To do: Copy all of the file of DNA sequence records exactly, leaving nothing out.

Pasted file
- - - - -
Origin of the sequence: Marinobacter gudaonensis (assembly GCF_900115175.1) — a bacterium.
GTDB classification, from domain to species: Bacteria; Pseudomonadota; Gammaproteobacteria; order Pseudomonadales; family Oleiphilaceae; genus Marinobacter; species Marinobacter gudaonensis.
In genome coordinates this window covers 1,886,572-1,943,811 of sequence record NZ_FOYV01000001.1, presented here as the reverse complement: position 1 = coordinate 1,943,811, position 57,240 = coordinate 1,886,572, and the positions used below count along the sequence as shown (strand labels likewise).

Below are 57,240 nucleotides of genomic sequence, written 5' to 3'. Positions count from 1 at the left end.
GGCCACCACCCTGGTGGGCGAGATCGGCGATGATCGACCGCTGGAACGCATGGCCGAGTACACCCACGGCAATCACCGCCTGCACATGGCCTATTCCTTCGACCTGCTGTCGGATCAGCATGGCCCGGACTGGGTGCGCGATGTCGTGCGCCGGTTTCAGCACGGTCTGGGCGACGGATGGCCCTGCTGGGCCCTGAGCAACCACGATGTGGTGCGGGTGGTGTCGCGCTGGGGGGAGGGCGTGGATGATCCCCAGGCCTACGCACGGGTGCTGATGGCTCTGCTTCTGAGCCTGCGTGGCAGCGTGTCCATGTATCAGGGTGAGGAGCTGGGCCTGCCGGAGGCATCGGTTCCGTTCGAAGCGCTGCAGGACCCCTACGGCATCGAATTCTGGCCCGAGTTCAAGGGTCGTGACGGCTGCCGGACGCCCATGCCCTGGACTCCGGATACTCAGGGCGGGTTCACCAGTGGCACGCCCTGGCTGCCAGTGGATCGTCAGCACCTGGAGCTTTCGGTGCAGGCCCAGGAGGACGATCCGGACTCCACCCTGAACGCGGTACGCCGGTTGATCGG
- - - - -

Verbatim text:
Origin of the sequence: Marinobacter gudaonensis (assembly GCF_900115175.1) — a bacterium.
GTDB classification, from domain to species: Bacteria; Pseudomonadota; Gammaproteobacteria; order Pseudomonadales; family Oleiphilaceae; genus Marinobacter; species Marinobacter gudaonensis.
In genome coordinates this window covers 1,886,572-1,943,811 of sequence record NZ_FOYV01000001.1, presented here as the reverse complement: position 1 = coordinate 1,943,811, position 57,240 = coordinate 1,886,572, and the positions used below count along the sequence as shown (strand labels likewise).

Below are 57,240 nucleotides of genomic sequence, written 5' to 3'. Positions count from 1 at the left end.
GGCCACCACCCTGGTGGGCGAGATCGGCGATGATCGACCGCTGGAACGCATGGCCGAGTACACCCACGGCAATCACCGCCTGCACATGGCCTATTCCTTCGACCTGCTGTCGGATCAGCATGGCCCGGACTGGGTGCGCGATGTCGTGCGCCGGTTTCAGCACGGTCTGGGCGACGGATGGCCCTGCTGGGCCCTGAGCAACCACGATGTGGTGCGGGTGGTGTCGCGCTGGGGGGAGGGCGTGGATGATCCCCAGGCCTACGCACGGGTGCTGATGGCTCTGCTTCTGAGCCTGCGTGGCAGCGTGTCCATGTATCAGGGTGAGGAGCTGGGCCTGCCGGAGGCATCGGTTCCGTTCGAAGCGCTGCAGGACCCCTACGGCATCGAATTCTGGCCCGAGTTCAAGGGTCGTGACGGCTGCCGGACGCCCATGCCCTGGACTCCGGATACTCAGGGCGGGTTCACCAGTGGCACGCCCTGGCTGCCAGTGGATCGTCAGCACCTGGAGCTTTCGGTGCAGGCCCAGGAGGACGATCCGGACTCCACCCTGAACGCGGTACGCCGGTTGATCGG